A Referendum or a Choice of Direction

U.S. President Obama Will Have to Work Hard to Get Re-elected

After a long drawn out nomination campaign, we now know that the Republican candidate who will challenge President Barack Obama in the coming presidential election is Mitt Romney, the former governor of Massachusetts. Romney still remains a somewhat unpopular candidate - for many Republicans, he is just not conservative enough. Nevertheless, they all share a common interest in seeing President Obama voted out of office. But whoever wins in November will have to face the fact that the U.S. is going to face huge challenges for a long time to come.

Between Common Interests and National Egotism

The Role and Potential of the Visegrád Countries in the EU

Over 20 years ago, Poland, the former Czechoslovakia and Hungary formed the Visegrád Group (today known as the V4). Their goal was to integrate themselves into Western structures. Since that time, the original motives for cooperation have changed and the goals have shifted. For the future, a limited and realistic agenda should be pursued in the EU context. Examples of this are the Eastern Partnership, energy security and the Western Balkans. But these will only achieve success if mature, realistic proposals are put forward and unilateral action is avoided.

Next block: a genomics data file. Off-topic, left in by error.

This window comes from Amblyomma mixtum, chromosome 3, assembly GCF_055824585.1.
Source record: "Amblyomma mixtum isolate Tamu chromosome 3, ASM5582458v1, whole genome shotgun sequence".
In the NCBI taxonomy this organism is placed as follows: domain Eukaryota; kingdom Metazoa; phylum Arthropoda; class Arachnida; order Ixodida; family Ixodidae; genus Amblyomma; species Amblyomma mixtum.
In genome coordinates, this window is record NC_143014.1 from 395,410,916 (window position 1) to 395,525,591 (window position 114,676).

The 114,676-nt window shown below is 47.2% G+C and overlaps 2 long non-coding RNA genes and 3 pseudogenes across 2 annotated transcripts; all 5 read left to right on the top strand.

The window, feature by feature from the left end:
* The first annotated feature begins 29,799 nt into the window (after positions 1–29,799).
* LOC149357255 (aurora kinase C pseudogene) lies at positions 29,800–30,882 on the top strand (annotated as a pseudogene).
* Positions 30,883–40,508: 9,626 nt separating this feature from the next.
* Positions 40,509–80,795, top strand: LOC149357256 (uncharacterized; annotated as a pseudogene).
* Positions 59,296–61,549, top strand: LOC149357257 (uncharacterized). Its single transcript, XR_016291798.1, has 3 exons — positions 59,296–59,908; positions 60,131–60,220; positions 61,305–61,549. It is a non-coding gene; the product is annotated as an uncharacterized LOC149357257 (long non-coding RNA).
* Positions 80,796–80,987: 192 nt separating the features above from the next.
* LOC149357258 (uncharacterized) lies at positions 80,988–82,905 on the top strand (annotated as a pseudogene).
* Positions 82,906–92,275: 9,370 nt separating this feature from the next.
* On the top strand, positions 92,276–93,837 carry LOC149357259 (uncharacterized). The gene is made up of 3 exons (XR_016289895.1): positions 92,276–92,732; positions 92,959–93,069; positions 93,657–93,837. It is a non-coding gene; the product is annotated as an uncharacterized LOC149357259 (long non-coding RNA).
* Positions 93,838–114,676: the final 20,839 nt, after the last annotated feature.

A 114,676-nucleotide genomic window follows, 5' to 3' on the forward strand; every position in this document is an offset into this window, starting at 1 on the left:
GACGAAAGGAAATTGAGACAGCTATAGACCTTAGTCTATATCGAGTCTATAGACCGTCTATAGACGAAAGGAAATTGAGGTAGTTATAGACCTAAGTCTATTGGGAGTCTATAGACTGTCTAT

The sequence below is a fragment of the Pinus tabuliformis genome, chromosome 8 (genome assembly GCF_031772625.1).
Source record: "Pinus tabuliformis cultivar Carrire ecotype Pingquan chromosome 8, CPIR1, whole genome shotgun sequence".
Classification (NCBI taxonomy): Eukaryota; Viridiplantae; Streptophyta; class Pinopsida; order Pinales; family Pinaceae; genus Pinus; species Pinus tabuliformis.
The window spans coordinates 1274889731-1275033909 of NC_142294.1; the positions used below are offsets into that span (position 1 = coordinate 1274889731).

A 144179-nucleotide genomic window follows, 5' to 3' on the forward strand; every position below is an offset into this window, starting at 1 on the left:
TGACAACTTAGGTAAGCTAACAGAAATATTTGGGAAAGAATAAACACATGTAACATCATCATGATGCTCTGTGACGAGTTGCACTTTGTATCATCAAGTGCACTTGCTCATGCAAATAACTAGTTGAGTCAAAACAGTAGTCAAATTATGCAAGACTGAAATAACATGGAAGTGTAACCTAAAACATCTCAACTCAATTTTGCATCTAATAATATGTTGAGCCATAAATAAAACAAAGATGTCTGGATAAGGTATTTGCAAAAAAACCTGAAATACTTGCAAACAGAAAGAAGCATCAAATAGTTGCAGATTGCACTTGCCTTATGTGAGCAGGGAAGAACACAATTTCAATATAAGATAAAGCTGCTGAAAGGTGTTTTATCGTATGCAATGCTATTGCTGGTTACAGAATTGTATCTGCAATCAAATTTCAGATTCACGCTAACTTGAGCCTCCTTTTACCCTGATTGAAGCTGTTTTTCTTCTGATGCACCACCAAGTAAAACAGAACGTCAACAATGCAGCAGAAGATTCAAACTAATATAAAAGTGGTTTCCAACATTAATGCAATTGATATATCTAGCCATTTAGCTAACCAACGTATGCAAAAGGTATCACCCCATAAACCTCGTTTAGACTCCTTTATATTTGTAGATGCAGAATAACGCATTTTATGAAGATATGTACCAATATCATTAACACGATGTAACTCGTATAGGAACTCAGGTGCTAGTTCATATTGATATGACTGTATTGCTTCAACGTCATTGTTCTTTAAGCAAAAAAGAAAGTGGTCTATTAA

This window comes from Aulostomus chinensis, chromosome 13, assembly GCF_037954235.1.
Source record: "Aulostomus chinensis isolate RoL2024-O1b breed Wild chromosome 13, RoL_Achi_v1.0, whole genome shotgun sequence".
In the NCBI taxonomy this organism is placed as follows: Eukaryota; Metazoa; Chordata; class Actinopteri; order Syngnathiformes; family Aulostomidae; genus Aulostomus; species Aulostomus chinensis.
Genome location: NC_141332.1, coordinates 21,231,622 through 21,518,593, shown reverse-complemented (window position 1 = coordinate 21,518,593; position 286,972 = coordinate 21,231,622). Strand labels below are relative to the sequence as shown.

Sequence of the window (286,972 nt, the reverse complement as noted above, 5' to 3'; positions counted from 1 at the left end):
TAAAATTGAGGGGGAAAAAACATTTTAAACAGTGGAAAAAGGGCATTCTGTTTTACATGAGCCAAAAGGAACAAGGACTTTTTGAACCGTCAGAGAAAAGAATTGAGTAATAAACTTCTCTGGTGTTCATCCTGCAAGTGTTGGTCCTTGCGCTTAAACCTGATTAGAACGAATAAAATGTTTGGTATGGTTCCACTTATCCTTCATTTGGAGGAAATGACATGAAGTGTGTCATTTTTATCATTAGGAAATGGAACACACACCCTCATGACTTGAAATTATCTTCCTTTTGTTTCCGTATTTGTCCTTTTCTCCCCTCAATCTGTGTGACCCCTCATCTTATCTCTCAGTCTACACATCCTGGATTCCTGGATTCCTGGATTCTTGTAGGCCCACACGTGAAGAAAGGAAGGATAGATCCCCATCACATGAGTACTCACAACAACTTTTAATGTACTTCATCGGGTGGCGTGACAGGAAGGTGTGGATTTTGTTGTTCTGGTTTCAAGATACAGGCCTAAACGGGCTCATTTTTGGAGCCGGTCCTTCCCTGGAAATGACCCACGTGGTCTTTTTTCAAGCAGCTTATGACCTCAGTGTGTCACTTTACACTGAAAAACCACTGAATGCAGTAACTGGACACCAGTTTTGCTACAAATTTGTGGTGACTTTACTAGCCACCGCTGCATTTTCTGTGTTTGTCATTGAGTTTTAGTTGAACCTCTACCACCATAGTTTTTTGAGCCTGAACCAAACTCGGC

Week after week, Europe finds itself faced with making decisions that will set the course for the future of the eurozone and beyond. While Spain, Italy and France are convinced of the need for the rapid introduction of financially strong mechanisms to combat the crisis in the eurozone, other countries such as Germany are more focused on budget consolidation, structural reforms and improved coordination. It may be protests and demonstrations that dominate the news headlines, but one thing is clear: Europe’s citizens are ready to play their part when it comes to taking difficult decisions.